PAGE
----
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Pick your favorite actor or actress, gather your favorite quotes from them in their films, and string them together in a single character’s voice in a new context.

Empire State, by Adam Christopher, narrated by Phil Gigante

Writing Excuses 8.23: Microcasting

Microcasting! It’s what we’ve taken to calling a Q&A. Eric Patten joins us for this one. Here are the questions:

  • What’s your first step in the rewriting process?
  • How do you write Artificial Intelligences as characters?
  • Tactful promotion: how do you get nominated for a Hugo or Nebula?
  • How do you decide whether or not to take an offer from a publisher?
  • Do you use a writing notebook? How, and for what?
  • What methods do you use to test the “coolness” and/or viability of a story idea?
  • What genre or style do you read that is outside of the one(s) in which you write?
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Two words: “Flying Caldecott.”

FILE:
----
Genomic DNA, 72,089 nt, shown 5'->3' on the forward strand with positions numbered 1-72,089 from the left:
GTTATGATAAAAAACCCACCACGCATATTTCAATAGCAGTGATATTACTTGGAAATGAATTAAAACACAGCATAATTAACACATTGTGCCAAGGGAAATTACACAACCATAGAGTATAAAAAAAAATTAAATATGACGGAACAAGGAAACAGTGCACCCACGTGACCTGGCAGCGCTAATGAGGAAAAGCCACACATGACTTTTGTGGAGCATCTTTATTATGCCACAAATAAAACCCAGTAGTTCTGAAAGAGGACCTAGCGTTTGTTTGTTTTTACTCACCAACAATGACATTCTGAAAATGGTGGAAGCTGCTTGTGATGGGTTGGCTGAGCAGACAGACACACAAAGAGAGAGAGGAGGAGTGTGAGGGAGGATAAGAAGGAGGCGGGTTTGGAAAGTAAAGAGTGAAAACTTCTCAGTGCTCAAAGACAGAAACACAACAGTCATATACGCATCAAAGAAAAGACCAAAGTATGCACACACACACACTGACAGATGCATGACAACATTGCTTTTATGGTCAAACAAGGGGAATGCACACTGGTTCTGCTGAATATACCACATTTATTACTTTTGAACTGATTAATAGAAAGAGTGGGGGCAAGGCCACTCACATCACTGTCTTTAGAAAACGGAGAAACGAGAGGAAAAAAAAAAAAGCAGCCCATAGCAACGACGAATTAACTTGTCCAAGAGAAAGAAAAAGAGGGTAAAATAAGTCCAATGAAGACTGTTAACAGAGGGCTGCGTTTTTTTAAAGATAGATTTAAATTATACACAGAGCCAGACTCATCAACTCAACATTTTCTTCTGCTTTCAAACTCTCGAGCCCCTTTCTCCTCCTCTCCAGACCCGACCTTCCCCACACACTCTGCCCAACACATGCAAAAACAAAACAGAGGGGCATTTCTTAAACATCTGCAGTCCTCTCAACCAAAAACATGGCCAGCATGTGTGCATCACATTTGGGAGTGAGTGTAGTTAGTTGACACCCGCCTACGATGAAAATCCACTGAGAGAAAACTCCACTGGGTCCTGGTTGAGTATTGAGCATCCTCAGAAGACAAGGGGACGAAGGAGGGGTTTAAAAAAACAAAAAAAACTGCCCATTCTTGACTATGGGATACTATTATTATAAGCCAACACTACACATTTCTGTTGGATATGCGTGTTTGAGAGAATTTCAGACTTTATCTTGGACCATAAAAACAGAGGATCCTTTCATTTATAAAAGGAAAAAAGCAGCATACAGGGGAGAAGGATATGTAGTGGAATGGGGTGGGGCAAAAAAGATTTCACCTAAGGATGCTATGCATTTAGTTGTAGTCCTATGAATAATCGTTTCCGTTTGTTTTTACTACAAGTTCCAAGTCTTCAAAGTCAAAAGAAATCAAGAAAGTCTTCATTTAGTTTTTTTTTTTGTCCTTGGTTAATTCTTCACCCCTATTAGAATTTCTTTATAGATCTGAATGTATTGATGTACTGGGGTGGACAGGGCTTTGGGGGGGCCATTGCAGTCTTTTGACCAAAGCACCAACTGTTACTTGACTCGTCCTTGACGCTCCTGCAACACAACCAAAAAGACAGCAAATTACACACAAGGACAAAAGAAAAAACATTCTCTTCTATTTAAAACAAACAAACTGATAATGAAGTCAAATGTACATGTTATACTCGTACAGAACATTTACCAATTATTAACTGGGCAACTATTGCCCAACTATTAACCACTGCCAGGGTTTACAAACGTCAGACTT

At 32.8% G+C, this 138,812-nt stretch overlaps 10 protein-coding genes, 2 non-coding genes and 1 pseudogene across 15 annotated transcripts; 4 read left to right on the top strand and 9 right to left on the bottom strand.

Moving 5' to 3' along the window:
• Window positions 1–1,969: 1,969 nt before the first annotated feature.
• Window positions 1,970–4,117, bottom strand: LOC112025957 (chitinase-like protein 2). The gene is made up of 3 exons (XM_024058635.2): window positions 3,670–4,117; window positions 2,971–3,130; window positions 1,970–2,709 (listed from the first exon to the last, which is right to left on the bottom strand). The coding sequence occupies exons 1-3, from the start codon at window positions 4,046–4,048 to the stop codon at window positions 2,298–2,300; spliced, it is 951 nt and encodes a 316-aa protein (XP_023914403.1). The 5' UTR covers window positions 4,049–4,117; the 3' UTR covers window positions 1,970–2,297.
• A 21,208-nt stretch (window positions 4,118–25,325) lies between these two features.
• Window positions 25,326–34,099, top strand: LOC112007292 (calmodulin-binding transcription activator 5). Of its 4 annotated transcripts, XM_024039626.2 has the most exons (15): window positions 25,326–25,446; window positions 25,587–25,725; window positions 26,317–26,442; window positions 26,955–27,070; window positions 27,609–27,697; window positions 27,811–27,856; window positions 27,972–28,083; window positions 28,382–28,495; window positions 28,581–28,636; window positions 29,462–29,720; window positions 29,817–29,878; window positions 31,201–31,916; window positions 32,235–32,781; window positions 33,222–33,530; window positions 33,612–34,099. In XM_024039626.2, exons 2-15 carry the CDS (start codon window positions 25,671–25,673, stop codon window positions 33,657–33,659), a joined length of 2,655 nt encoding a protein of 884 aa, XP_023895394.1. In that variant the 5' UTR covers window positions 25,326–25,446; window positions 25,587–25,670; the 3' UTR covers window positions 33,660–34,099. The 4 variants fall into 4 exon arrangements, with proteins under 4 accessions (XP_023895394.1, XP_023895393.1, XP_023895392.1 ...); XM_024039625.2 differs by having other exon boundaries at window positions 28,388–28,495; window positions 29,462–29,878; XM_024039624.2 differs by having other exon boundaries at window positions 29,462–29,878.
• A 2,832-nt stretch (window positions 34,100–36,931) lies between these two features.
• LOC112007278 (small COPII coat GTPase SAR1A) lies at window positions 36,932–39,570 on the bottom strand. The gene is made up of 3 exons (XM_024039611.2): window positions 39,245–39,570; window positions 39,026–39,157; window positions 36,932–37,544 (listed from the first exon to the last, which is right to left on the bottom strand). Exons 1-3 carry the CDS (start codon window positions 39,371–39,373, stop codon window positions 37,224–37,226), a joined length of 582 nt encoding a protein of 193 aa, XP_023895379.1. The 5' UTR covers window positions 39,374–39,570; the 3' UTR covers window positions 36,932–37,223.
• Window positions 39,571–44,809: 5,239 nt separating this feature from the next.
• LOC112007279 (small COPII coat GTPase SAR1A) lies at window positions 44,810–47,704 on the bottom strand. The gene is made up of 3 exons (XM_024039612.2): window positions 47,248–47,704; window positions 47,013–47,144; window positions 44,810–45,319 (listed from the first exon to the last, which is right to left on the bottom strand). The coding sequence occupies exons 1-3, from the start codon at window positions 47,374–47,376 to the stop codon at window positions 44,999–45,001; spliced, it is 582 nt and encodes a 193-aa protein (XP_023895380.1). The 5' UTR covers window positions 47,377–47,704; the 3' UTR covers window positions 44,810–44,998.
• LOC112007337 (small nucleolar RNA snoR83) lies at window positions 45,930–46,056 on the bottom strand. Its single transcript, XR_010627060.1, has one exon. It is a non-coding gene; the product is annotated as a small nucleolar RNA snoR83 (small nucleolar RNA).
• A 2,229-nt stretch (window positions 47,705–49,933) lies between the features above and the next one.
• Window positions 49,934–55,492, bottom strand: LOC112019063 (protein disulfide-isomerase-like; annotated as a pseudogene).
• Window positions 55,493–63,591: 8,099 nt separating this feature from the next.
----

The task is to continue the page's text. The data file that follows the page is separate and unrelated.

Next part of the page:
Red Storm Rising, by Tom Clancy, narrated by Michael Prichard

Writing Excuses 8.22: Pre-writing with E.J. Patten

E.J. “Eric” Patten joins us for a discussion of pre-writing. His first book, Return to Exile, came out in 2011, and The Legend Thief released in March of 2013.

What is pre-writing? Eric walks us through his process for developing a story, beginning with the high-concept world-building inspired by the phrase “Cthulhu for kids.” He talks about the importance of getting the characters right, and how this process precedes plot development. Each of us handles this a little differently, and we talk about how that goes.

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Kids get magical powers from their Halloween costumes…

E.J. Patten’s books aren’t available on Audible, but if you’re looking for Cthulhu that isn’t for kids, H.P. Lovecraft’s classics “Call of Cthulhu” and “Reanimator” can be found in H.P. Lovecraft, Volume 2, narrated by Garrick Hogan.